Try telling a wordless story in five minutes that inspires your audience and distills reality. At the Alvin Ailey American Dance Theater (AAADT), this art is perfected by a team of performers as graceful and poetic as they are energetic and assured. Billed as a “ballet”, Alvin Ailey is refreshingly accessible and attracts a more diverse audience than the typical “Nutcracker” or “Swan Lake.” While generally following the forms of classical ballet, the show includes contemporary music and costuming, and small gestures like jazz hands or waving goodbye help turn dancers into relatable people.
It’s generally frowned upon to do a somersault in a research presentation, but this was an exception. As the music started, the students leapt onto the stage and wordlessly described their topic in a series of graceful pirouettes, dipping and weaving around each other while seeming to be propelled by their arms. “Motion of Bacteria through Flagella,” the program said.
It’s a romantic night. A young male bee, just out of his pupa, is looking for adventure. He spies another bee in the bushes, and from her scent, discovers that she is a female. He falls in love, and within a matter of seconds they are having sex. Then, something strange happens: she hits him on the head with a lump of pollen. Confused, he wanders off, and immediately falls for another beautiful bee. They too make love, and his new partner takes the pollen off of his head.
Last weekend the MIT Art Scholars, a group of about 30 students with interests in various artistic disciplines, traveled to New York City. The weekend included an exploration of Indian art, a performance of Rusalka at the Metropolitan Opera, and a tour of a special exhibit at the Metropolitan Museum of Art. It was the Art Scholars’ fourth annual trip to NYC, supported by Council for the Arts at MIT.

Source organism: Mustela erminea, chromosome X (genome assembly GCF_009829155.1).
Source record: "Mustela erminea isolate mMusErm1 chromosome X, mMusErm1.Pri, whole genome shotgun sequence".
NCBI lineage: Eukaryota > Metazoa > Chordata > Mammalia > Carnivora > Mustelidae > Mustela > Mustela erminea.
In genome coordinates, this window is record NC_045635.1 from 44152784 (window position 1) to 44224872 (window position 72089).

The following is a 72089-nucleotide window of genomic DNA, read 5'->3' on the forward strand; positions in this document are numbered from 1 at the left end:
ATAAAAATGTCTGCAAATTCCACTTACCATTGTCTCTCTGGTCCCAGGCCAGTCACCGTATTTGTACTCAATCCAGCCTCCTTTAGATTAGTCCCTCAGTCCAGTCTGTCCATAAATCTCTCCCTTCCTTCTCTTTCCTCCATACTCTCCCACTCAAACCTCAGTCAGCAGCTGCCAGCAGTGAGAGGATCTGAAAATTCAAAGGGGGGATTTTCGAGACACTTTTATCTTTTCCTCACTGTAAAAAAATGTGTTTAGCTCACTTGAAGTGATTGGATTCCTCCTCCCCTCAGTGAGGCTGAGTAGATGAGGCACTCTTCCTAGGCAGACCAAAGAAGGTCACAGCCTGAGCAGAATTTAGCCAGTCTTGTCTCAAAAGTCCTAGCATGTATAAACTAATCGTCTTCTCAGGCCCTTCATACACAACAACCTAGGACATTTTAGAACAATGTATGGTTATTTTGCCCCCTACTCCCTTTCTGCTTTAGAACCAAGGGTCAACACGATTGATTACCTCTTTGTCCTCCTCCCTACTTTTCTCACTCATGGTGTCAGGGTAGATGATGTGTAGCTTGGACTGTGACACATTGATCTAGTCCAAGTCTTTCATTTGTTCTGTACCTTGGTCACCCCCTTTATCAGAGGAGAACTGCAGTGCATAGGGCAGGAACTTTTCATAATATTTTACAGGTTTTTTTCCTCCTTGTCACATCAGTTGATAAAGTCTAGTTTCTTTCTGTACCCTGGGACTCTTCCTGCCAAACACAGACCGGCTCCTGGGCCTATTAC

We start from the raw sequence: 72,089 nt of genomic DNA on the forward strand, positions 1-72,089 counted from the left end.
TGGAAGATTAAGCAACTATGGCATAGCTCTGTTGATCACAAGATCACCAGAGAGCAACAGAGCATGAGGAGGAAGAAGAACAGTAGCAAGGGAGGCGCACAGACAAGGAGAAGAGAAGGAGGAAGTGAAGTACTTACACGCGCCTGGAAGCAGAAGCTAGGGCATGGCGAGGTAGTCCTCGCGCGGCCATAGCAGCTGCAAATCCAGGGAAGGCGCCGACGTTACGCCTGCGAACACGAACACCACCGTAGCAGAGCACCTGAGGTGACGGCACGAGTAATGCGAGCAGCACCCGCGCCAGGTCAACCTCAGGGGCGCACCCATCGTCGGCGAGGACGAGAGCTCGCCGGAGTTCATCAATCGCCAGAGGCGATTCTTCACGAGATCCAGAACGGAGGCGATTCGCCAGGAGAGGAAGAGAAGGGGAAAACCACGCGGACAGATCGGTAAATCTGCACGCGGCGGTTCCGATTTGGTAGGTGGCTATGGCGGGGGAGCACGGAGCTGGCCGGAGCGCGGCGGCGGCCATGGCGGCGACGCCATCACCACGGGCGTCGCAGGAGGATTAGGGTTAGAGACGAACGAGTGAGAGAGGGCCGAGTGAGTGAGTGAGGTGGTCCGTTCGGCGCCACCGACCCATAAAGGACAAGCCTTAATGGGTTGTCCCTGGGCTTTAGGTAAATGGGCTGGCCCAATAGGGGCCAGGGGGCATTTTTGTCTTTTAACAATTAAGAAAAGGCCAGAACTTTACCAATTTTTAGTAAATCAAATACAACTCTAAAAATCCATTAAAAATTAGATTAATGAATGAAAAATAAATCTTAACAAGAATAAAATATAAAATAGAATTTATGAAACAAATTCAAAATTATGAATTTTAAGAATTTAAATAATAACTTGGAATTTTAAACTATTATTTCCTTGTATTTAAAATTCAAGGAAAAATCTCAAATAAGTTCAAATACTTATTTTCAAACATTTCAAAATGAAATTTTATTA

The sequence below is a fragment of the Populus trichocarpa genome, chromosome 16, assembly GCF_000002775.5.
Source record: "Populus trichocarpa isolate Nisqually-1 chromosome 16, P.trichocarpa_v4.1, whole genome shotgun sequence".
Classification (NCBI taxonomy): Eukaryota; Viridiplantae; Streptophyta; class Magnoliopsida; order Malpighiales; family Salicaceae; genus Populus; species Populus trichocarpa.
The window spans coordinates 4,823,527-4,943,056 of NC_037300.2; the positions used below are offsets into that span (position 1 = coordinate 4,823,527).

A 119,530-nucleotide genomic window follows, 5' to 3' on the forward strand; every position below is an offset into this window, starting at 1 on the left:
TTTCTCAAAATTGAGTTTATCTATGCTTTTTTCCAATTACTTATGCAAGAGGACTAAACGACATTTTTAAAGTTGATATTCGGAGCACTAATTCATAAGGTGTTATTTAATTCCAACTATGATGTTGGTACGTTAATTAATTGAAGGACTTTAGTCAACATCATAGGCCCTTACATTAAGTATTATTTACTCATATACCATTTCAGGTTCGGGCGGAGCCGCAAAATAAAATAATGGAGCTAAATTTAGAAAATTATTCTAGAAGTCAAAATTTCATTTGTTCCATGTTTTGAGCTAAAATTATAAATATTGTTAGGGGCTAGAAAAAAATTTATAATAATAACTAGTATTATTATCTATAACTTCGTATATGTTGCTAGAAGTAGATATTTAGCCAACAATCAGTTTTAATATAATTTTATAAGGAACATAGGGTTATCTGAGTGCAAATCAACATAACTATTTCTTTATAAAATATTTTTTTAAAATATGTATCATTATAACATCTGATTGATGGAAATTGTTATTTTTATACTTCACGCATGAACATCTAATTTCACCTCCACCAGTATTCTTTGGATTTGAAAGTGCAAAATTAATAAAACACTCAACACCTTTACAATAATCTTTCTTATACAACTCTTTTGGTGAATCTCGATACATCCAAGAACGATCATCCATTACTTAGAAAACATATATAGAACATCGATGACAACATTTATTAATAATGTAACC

Poor naked wretches, whereso’er you are,
Apparently, it’s now November, since it is already dark when I get out of class. In the birdwatcher’s calendar, this cold, wet season is the time to go out and search for a dozen species of sparrows and thrushes. These birds are all small and brown and go by the informal name of Little Brown Bird (LBB for short). A typical sighting goes like this: “Look, something moved in the grass! Oops, I scared it, it’s flying away.” “It’s gone. What was it?” “Oh, an LBB.”
Ants are one of the underappreciated wonders that you can find in your own backyard. In many ways, they are like humans: They have complex societies, agriculture, and war, and are powerful enough to shape the environment around them. There are also a lot of them — about ten quadrillion in the world, making ants far more populous than all of mankind. Ants are deceptively diverse. Besides black, they come in vibrant colors, from red to green to glittering blue, and they vary in size so much that the smallest ant species could build its nest inside the head of the largest.
I’m from Vermont. My state has many trees and a few people. When you combine those two things, you get delicious maple syrup. In October, you also get hordes of tourists — the so-called “leaf-peepers.” Vermont calls itself the Green Mountain State, but it is really now, when the mountains are red and orange, that the forest gets the most attention. With winter approaching, trees pump the precious chlorophyll from their leaves and store it safely in their roots, revealing other leaf pigments that were previously obscured by green: the carotenoids (yellow/orange) and anthocyanins (red).
This article is dedicated to my dear friend and mentor Nick Wagerik, who first introduced me to entomology and with whom I spent countless hours roaming New York’s Central Park in pursuit of dragonflies and moths. Nick passed away last week.